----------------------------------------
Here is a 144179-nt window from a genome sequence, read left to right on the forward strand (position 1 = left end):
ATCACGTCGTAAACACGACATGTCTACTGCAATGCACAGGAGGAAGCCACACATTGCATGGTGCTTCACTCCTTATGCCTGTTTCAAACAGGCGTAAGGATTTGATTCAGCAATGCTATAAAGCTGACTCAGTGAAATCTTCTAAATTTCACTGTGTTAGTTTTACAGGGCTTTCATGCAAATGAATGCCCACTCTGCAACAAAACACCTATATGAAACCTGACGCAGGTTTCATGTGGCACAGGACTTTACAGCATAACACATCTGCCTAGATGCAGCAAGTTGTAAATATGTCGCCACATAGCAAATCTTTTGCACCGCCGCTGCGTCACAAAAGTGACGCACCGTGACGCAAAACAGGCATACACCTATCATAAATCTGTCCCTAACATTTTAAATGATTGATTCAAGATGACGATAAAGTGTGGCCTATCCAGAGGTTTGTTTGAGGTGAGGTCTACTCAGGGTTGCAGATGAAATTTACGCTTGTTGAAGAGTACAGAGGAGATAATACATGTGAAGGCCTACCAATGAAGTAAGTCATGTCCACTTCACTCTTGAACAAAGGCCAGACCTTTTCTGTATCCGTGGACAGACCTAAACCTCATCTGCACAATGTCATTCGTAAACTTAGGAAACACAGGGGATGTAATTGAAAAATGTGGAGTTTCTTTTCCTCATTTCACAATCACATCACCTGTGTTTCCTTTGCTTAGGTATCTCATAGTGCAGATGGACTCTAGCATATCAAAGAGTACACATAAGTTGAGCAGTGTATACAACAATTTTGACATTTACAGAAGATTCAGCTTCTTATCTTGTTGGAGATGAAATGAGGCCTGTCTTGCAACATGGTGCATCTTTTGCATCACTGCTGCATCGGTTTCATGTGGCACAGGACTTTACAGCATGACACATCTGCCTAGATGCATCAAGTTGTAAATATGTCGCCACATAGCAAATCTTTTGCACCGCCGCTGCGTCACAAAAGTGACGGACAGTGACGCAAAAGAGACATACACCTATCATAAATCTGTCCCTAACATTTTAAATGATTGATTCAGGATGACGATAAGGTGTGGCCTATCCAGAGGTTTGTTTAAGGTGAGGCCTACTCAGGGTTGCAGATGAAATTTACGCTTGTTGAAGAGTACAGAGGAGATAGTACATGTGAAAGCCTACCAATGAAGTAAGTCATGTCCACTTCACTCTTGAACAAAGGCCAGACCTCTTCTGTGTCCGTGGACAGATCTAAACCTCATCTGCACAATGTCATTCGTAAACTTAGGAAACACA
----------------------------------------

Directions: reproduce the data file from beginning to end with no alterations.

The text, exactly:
Here is a 144179-nt window from a genome sequence, read left to right on the forward strand (position 1 = left end):
ATCACGTCGTAAACACGACATGTCTACTGCAATGCACAGGAGGAAGCCACACATTGCATGGTGCTTCACTCCTTATGCCTGTTTCAAACAGGCGTAAGGATTTGATTCAGCAATGCTATAAAGCTGACTCAGTGAAATCTTCTAAATTTCACTGTGTTAGTTTTACAGGGCTTTCATGCAAATGAATGCCCACTCTGCAACAAAACACCTATATGAAACCTGACGCAGGTTTCATGTGGCACAGGACTTTACAGCATAACACATCTGCCTAGATGCAGCAAGTTGTAAATATGTCGCCACATAGCAAATCTTTTGCACCGCCGCTGCGTCACAAAAGTGACGCACCGTGACGCAAAACAGGCATACACCTATCATAAATCTGTCCCTAACATTTTAAATGATTGATTCAAGATGACGATAAAGTGTGGCCTATCCAGAGGTTTGTTTGAGGTGAGGTCTACTCAGGGTTGCAGATGAAATTTACGCTTGTTGAAGAGTACAGAGGAGATAATACATGTGAAGGCCTACCAATGAAGTAAGTCATGTCCACTTCACTCTTGAACAAAGGCCAGACCTTTTCTGTATCCGTGGACAGACCTAAACCTCATCTGCACAATGTCATTCGTAAACTTAGGAAACACAGGGGATGTAATTGAAAAATGTGGAGTTTCTTTTCCTCATTTCACAATCACATCACCTGTGTTTCCTTTGCTTAGGTATCTCATAGTGCAGATGGACTCTAGCATATCAAAGAGTACACATAAGTTGAGCAGTGTATACAACAATTTTGACATTTACAGAAGATTCAGCTTCTTATCTTGTTGGAGATGAAATGAGGCCTGTCTTGCAACATGGTGCATCTTTTGCATCACTGCTGCATCGGTTTCATGTGGCACAGGACTTTACAGCATGACACATCTGCCTAGATGCATCAAGTTGTAAATATGTCGCCACATAGCAAATCTTTTGCACCGCCGCTGCGTCACAAAAGTGACGGACAGTGACGCAAAAGAGACATACACCTATCATAAATCTGTCCCTAACATTTTAAATGATTGATTCAGGATGACGATAAGGTGTGGCCTATCCAGAGGTTTGTTTAAGGTGAGGCCTACTCAGGGTTGCAGATGAAATTTACGCTTGTTGAAGAGTACAGAGGAGATAGTACATGTGAAAGCCTACCAATGAAGTAAGTCATGTCCACTTCACTCTTGAACAAAGGCCAGACCTCTTCTGTGTCCGTGGACAGATCTAAACCTCATCTGCACAATGTCATTCGTAAACTTAGGAAACACA